Disability lawyers and advocates who represent applicants for benefits from the Social Security Administration (SSA) are required to work on contingency, meaning they get paid only if you win. The SSA pays attorneys and advocates directly from any backpay you receive after you're approved for benefits. Because attorneys risk working on a case that they'll ultimately receive no payment for, they can decline to represent people who they believe don't have a good chance of winning.
An attorney will try to identify red flags during the client intake process and may let you know then that they won't be representing you. But sometimes these red flags don't come to light until after you've hired a lawyer, at which point the lawyer might drop your case.
Here are some of the red flags that could keep a lawyer from taking a case.
Having a strong medical record is the basis of a successful disability claim. A disability lawyer may feel that your case will be difficult to win if:
Attorneys can and do take cases where the client has legitimate reasons for a weak medical record, such as not having access to health insurance or being ineligible for medical assistance. If you have older, supportive medical records that indicate a disability, your lawyer can strengthen your case by requesting a consultative examination or helping you find affordable community healthcare.
If you haven't seen a doctor recently, be sure to explain to your potential representative the reason for any gaps in your medical records, and express a willingness to do what's necessary to get the treatment you need. For more information, see our article on developing medical evidence when you haven't seen a doctor.
Attorneys can decline to take cases when they feel the client may be troublesome or untrustworthy, which can show in the following ways:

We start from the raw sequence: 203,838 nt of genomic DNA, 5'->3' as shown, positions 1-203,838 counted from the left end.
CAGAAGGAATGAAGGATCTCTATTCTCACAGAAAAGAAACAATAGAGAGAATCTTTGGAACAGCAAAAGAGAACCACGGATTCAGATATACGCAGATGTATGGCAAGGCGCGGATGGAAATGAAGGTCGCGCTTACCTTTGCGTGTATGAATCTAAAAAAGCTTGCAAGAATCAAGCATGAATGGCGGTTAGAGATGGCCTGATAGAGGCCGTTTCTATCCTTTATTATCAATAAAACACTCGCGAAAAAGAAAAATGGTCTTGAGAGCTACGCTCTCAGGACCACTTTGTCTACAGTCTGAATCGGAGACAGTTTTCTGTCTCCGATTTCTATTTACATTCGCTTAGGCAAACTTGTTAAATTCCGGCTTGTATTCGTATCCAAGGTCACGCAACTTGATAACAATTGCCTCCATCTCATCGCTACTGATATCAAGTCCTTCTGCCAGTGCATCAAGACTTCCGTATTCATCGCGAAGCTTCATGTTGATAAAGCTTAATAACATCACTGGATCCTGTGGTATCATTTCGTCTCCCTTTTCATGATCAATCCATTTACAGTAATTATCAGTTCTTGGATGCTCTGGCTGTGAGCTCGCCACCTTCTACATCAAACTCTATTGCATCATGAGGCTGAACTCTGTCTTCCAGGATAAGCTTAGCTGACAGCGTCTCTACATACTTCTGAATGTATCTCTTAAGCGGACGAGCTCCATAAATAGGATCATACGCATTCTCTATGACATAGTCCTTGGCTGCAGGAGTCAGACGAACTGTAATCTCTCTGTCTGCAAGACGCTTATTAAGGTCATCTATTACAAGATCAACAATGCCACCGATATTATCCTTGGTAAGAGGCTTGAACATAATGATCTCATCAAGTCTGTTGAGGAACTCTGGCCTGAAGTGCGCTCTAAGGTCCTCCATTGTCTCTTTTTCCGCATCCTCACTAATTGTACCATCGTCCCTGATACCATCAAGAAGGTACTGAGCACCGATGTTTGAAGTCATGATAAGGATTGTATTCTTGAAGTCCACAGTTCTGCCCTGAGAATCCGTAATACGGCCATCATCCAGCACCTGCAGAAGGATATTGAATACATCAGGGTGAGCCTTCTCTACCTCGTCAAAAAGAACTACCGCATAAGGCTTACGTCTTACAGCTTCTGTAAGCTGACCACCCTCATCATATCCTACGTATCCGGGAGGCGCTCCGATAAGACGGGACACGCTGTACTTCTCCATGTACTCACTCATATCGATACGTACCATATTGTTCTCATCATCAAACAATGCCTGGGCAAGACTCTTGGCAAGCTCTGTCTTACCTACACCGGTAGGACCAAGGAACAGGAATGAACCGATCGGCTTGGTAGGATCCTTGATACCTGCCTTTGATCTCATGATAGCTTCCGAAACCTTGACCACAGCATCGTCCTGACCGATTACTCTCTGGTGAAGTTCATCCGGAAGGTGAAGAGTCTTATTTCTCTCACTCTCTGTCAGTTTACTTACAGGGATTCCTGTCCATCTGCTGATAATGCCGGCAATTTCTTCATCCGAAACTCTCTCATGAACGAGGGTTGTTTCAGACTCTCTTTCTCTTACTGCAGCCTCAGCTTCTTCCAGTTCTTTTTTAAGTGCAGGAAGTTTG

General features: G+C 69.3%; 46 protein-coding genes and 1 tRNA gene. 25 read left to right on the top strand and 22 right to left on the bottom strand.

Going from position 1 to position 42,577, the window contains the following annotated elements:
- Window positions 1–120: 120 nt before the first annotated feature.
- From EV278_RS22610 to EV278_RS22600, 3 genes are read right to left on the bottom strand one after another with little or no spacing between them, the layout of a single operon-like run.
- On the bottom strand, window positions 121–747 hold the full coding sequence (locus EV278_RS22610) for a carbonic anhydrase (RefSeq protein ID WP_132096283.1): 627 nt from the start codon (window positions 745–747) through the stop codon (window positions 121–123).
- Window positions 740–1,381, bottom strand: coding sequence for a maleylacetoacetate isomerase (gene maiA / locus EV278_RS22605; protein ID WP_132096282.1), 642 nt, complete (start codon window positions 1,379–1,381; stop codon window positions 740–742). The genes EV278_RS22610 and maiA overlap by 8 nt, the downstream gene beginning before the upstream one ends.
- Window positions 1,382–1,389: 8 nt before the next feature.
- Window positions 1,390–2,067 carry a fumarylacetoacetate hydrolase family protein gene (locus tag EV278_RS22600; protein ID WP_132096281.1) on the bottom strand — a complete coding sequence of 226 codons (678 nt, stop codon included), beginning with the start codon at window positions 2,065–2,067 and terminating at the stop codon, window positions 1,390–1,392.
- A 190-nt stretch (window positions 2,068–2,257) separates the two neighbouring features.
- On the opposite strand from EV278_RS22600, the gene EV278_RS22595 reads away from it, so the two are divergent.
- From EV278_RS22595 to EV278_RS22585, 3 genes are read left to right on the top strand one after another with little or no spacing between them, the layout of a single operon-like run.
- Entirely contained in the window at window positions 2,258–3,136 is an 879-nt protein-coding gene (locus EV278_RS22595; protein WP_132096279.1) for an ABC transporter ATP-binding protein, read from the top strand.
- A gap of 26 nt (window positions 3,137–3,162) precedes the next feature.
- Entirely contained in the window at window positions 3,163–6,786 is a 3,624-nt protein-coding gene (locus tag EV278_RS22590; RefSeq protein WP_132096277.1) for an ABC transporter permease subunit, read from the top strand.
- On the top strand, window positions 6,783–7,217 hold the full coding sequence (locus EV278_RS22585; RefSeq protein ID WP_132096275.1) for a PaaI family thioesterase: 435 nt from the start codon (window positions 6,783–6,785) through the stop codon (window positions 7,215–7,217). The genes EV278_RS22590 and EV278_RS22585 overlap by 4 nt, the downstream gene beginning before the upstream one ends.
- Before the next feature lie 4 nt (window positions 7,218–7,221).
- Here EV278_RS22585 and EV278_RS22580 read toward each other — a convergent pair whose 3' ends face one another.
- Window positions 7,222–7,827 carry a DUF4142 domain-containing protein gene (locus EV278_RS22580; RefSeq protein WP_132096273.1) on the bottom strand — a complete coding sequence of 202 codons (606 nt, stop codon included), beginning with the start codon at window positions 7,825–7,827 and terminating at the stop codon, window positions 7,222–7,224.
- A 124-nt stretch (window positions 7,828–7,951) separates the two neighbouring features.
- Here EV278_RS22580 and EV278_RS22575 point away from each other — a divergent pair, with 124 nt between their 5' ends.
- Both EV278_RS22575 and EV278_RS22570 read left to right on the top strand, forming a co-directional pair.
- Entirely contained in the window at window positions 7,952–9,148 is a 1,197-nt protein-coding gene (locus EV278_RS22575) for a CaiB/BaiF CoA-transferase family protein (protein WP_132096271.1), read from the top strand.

If a law firm feels that a potential client isn't telling them the whole story, they're unlikely to take on the case. Embarrassing or unsupportive facts don't have to sink a disability application, but lawyers generally don't want clients who are actively undermining their own disability case.
Tell a prospective attorney whether you're currently using alcohol or illegal substances, especially if you're not receiving treatment for substance use disorder. Many firms will represent an applicant ("claimant") with a history of substance abuse, as long as the claimant is getting help and can provide a doctor's statement that any disabling conditions would persist through sobriety. For more information, see our article on how drug and alcohol use affects disability.
Attorneys understand that the disability process is stressful and often frustrating. However, they won't tolerate abusive or disrespectful language directed at them or their staff, no matter how good your case is. If you've behaved inappropriately, you should apologize, preferably in writing. Keep in mind that a lawyer doesn't have to represent a client with ongoing poor behavior.
Even if you're a model client and your medical records are solid, attorneys can reject your case for reasons that don't have much to do with your chances of winning. Here are some other reasons that would make it difficult for an attorney to represent you well (or collect a good fee):
Claimants who've been represented in the past on a disability case can have difficulty finding a new attorney for the simple reason that the new attorney has more paperwork to do. Your previous attorney needs to formally withdraw in writing, and even if you win, your new attorney will probably have to file a fee petition in order to get paid—a headache for most lawyers.
Many disability applicants don't seek an attorney's help until they've scheduled a hearing in front of an administrative law judge (ALJ). But if a claimant contacts an attorney wanting representation for a hearing scheduled in less than a month, the lawyer won't have enough time to review the case file, write a brief, and get any additional evidence. Additionally, the SSA is generally unwilling to reschedule hearings without a good reason (such as illness). Don't wait until the last minute to get a lawyer on board.